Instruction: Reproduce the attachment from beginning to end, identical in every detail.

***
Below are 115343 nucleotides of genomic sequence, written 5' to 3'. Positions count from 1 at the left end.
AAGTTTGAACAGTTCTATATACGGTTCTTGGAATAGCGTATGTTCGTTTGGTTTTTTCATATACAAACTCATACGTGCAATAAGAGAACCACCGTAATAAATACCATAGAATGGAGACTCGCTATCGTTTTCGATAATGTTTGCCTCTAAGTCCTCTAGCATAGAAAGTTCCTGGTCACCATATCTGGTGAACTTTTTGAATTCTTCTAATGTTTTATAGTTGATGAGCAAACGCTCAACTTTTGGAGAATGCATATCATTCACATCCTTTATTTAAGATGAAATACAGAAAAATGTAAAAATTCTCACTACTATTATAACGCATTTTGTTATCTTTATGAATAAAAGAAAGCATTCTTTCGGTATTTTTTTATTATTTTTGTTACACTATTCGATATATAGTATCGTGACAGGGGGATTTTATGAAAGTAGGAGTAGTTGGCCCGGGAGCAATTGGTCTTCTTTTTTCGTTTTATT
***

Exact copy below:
Below are 115343 nucleotides of genomic sequence, written 5' to 3'. Positions count from 1 at the left end.
AAGTTTGAACAGTTCTATATACGGTTCTTGGAATAGCGTATGTTCGTTTGGTTTTTTCATATACAAACTCATACGTGCAATAAGAGAACCACCGTAATAAATACCATAGAATGGAGACTCGCTATCGTTTTCGATAATGTTTGCCTCTAAGTCCTCTAGCATAGAAAGTTCCTGGTCACCATATCTGGTGAACTTTTTGAATTCTTCTAATGTTTTATAGTTGATGAGCAAACGCTCAACTTTTGGAGAATGCATATCATTCACATCCTTTATTTAAGATGAAATACAGAAAAATGTAAAAATTCTCACTACTATTATAACGCATTTTGTTATCTTTATGAATAAAAGAAAGCATTCTTTCGGTATTTTTTTATTATTTTTGTTACACTATTCGATATATAGTATCGTGACAGGGGGATTTTATGAAAGTAGGAGTAGTTGGCCCGGGAGCAATTGGTCTTCTTTTTTCGTTTTATT